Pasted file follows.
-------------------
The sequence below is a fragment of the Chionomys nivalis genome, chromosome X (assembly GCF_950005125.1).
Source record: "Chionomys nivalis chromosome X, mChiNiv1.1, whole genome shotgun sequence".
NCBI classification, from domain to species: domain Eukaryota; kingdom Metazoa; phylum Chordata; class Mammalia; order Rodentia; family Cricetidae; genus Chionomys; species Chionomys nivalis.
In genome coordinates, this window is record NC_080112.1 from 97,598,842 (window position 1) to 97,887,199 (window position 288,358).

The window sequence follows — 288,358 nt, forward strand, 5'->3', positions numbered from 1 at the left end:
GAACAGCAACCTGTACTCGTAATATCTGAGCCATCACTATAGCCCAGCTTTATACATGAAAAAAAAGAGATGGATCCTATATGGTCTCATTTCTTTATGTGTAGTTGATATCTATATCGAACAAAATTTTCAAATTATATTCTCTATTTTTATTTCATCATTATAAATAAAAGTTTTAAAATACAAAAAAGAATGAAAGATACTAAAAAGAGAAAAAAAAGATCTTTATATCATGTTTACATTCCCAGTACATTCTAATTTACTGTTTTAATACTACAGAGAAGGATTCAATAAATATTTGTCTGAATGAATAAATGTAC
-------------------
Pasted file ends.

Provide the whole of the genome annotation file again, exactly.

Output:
The sequence below is a fragment of the Chionomys nivalis genome, chromosome X (assembly GCF_950005125.1).
Source record: "Chionomys nivalis chromosome X, mChiNiv1.1, whole genome shotgun sequence".
NCBI classification, from domain to species: domain Eukaryota; kingdom Metazoa; phylum Chordata; class Mammalia; order Rodentia; family Cricetidae; genus Chionomys; species Chionomys nivalis.
In genome coordinates, this window is record NC_080112.1 from 97,598,842 (window position 1) to 97,887,199 (window position 288,358).

The window sequence follows — 288,358 nt, forward strand, 5'->3', positions numbered from 1 at the left end:
GAACAGCAACCTGTACTCGTAATATCTGAGCCATCACTATAGCCCAGCTTTATACATGAAAAAAAAGAGATGGATCCTATATGGTCTCATTTCTTTATGTGTAGTTGATATCTATATCGAACAAAATTTTCAAATTATATTCTCTATTTTTATTTCATCATTATAAATAAAAGTTTTAAAATACAAAAAAGAATGAAAGATACTAAAAAGAGAAAAAAAAGATCTTTATATCATGTTTACATTCCCAGTACATTCTAATTTACTGTTTTAATACTACAGAGAAGGATTCAATAAATATTTGTCTGAATGAATAAATGTAC